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The Maximum Weight

The Maximum weight that a rectangular beam can support varies jointly as its width and the square of its height and inversely as its length. If a beam 1/3 foot wide, 1/4 foot high, and 17 feet long can support 10 tons, Find how much a similar beam can support if the beam is 3/4 foot wide, 1/3 foot high, and 13 feet long. 

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Robert J. | Certified High School AP Calculus and Physics TeacherCertified High School AP Calculus and Ph...
4.6 4.6 (13 lesson ratings) (13)
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Maximum weight =k W*H^2/L, where k is a constant.
10 = k(1/3)(1/4)^2/17 = k/816......(1)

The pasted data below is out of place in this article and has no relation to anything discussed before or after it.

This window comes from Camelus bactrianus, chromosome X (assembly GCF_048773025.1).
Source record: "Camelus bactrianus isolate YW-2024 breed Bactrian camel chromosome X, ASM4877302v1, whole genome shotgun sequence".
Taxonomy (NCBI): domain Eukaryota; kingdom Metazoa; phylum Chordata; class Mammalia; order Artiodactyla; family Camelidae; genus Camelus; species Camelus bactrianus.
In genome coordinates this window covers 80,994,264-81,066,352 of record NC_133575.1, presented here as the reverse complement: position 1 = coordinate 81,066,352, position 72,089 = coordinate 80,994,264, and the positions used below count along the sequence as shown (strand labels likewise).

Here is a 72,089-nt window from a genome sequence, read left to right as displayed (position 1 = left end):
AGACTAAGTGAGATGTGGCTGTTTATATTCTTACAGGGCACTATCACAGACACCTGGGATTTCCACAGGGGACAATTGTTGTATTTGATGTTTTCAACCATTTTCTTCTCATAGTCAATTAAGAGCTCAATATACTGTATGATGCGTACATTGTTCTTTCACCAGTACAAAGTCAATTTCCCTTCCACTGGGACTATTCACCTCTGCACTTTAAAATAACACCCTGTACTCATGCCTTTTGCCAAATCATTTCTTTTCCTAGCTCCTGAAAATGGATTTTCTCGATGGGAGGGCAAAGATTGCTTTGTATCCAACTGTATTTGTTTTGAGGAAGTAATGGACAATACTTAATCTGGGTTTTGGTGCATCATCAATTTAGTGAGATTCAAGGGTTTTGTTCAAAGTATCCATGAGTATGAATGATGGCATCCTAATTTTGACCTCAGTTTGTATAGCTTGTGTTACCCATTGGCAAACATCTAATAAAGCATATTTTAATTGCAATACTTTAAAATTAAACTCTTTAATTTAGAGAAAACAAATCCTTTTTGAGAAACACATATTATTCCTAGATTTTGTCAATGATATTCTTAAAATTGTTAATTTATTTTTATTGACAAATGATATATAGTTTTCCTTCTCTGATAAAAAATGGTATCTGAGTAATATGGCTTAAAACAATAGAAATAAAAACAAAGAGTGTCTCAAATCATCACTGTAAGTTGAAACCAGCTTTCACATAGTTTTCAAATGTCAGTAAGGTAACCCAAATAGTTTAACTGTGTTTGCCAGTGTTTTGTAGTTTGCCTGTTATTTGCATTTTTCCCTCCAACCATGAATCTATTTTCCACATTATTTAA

x = k(3/4)(1/3)^2/13 = k/156 ......(2)
(2)/(1): x/10 = 816/156 = 68/13
x = 680/13 = 52.31 tons <==Answer
Brad M. | STEM Specialist plus Business, Accounting, Investment & EditingSTEM Specialist plus Business, Accountin...
4.9 4.9 (230 lesson ratings) (230)
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Hi again, Theresa -- since the 2nd beam is fatter and shorter, we can expect GREATER load support ... width bigger 9/4x ... ht bigger 4/3x ... h^2 bigger 16/9x ... L smaller 13/17 => bigger load by 17/13 ... expect bigger load of 9/4(16/9)17/13 ...  4(17/13) ... 68/13 ...
5 1/4x ==> 52.5 tons :)